Of course, taxes go up for a reason – the increased revenue is needed to pay for the infrastructure improvement and programs that are so needed by residents. “We have to be aware that the same people that are being squeezed by their rents going up are the people that do need more transit and better roads, and they need job incentives and they need…public space like a park, because they live in an apartment building and there’s nowhere outdoors that they can go in the city. There’s a continual demand in this liberal urbanist city for more and more stuff, and we need some tight stewardship of the tax money we get in to really get the most that we can out of what we’re bringing in. I don’t think we can afford another tax increase now.”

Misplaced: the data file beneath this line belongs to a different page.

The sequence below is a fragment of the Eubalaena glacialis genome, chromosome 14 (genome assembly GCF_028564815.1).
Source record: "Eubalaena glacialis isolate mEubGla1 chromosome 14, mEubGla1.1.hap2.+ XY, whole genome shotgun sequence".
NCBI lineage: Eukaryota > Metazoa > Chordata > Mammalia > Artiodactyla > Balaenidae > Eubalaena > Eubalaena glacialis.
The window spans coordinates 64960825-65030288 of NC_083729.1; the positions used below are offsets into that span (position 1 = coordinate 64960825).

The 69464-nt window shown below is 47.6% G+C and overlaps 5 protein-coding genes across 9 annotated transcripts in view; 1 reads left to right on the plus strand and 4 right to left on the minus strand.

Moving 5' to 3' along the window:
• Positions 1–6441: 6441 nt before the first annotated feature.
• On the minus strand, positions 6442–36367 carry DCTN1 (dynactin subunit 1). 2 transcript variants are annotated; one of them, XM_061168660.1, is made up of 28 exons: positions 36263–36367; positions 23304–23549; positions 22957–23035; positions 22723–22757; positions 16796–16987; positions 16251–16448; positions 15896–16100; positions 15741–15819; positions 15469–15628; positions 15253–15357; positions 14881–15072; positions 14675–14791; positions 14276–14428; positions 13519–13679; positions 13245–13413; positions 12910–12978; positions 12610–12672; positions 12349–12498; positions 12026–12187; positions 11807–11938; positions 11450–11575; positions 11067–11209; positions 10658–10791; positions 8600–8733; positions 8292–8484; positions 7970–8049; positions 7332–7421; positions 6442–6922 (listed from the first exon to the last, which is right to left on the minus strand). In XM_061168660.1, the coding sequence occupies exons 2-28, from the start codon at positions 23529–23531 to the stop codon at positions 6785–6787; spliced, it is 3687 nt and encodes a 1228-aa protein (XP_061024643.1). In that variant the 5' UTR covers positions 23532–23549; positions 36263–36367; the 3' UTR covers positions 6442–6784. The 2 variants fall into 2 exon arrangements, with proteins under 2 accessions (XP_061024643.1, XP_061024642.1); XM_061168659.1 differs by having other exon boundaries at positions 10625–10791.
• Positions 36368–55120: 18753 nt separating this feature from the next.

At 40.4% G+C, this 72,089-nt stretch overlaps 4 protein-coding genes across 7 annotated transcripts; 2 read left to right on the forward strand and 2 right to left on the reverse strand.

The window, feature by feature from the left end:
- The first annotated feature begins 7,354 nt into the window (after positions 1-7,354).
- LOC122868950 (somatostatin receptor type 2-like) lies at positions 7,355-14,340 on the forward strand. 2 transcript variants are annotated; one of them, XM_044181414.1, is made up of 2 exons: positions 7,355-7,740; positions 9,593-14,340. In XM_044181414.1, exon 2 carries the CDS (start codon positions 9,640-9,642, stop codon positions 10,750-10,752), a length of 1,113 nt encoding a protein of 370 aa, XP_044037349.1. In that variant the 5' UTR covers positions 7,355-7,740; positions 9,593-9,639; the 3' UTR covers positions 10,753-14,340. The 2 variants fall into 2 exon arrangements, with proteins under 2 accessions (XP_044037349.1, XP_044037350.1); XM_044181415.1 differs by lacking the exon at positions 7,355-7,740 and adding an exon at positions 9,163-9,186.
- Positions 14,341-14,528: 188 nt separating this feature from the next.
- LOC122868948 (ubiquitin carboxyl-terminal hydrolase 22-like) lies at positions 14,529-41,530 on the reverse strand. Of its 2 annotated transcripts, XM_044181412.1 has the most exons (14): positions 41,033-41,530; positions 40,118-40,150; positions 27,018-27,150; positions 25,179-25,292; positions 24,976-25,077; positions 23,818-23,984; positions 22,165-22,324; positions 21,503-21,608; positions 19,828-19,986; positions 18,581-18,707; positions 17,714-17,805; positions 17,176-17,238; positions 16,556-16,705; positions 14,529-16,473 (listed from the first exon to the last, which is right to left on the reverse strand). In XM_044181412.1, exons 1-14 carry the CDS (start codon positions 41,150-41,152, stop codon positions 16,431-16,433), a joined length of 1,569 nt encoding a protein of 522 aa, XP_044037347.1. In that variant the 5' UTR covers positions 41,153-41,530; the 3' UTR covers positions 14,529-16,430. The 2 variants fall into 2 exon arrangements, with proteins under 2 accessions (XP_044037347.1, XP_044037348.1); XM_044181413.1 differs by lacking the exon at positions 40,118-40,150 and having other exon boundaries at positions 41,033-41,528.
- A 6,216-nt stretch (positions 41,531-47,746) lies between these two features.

For many voters, the promise of a full term without another tax increase alone might be enough to convince them to vote for Lee. But for those who might still be undecided, we asked Lee to answer one last question: why him?
“I have the most experience on advocating for neighborhoods and advocating for on-the-ground issues of all of the candidates who are running. I’ve got a record of accomplishment that backs up that I’m not just talking about it, I’ve been out there working for years now.”